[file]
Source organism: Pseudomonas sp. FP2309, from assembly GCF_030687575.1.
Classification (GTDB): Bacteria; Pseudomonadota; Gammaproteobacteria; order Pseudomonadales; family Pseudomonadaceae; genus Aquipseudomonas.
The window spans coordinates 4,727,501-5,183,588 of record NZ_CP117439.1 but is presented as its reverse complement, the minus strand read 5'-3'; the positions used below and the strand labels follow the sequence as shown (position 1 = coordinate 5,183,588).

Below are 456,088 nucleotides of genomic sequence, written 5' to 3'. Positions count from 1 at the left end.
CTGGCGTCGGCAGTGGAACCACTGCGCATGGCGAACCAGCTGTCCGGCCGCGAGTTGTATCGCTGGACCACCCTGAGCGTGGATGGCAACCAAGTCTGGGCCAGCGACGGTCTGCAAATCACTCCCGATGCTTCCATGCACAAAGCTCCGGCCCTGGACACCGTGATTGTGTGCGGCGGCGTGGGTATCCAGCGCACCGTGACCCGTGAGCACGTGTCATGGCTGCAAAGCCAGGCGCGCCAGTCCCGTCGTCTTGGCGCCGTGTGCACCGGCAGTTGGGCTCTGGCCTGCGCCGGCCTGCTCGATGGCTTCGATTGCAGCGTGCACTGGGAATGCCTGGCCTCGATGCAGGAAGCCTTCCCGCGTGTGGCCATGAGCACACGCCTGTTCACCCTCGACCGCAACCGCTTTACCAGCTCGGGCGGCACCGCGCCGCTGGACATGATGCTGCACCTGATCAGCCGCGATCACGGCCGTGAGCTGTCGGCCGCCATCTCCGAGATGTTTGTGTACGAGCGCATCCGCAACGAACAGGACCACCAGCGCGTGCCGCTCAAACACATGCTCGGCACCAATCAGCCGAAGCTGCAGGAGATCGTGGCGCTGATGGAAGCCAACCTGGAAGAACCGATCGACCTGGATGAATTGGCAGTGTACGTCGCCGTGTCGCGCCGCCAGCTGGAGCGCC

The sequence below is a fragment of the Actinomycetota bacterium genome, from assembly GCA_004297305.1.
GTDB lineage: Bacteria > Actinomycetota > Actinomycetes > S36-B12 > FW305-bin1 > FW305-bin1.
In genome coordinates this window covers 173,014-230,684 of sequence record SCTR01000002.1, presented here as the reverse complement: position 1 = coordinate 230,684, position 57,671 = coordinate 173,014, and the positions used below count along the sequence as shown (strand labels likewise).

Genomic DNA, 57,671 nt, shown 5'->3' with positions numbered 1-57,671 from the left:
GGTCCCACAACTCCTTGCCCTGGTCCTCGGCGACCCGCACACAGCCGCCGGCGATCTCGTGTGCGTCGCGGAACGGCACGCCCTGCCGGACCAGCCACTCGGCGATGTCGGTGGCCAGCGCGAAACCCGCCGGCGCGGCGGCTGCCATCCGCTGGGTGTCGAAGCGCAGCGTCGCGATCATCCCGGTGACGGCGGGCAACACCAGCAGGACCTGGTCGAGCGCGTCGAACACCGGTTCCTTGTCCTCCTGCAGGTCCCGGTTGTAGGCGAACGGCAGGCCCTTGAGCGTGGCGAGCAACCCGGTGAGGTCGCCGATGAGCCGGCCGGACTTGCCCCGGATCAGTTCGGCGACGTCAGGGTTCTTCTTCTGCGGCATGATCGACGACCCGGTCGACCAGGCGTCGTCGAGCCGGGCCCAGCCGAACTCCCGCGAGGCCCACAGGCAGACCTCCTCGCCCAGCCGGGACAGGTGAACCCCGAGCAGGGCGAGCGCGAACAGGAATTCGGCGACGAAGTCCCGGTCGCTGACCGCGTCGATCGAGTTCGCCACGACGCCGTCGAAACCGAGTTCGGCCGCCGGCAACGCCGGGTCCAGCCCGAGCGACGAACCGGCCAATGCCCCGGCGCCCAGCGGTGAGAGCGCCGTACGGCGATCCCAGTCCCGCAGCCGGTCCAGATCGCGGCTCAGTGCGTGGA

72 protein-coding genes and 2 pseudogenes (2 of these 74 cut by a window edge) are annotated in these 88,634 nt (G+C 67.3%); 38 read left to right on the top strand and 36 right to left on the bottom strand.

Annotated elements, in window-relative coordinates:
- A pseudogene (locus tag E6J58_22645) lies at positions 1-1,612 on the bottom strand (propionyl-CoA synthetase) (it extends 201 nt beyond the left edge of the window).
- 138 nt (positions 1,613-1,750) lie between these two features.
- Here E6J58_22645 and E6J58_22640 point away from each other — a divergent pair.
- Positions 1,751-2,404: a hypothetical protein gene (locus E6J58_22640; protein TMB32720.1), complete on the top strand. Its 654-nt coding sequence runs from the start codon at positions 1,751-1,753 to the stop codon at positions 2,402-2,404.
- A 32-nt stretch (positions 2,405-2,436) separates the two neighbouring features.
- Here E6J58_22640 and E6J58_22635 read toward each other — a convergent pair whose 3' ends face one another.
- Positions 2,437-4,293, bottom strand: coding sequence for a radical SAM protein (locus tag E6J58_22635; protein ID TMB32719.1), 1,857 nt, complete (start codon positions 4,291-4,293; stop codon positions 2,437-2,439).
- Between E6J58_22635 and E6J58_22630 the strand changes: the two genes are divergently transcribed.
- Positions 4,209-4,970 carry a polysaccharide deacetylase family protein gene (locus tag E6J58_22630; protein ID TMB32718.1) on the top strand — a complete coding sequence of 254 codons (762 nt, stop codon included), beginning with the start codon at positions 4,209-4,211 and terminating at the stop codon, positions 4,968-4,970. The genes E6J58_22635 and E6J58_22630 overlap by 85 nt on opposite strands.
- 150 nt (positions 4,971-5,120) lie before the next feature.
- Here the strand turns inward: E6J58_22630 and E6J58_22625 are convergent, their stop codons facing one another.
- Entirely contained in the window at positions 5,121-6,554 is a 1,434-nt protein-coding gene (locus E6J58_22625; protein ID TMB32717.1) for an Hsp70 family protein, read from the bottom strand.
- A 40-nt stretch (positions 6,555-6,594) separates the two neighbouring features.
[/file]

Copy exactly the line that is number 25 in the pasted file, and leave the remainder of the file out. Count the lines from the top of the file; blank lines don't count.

- A 40-nt stretch (positions 6,555-6,594) separates the two neighbouring features.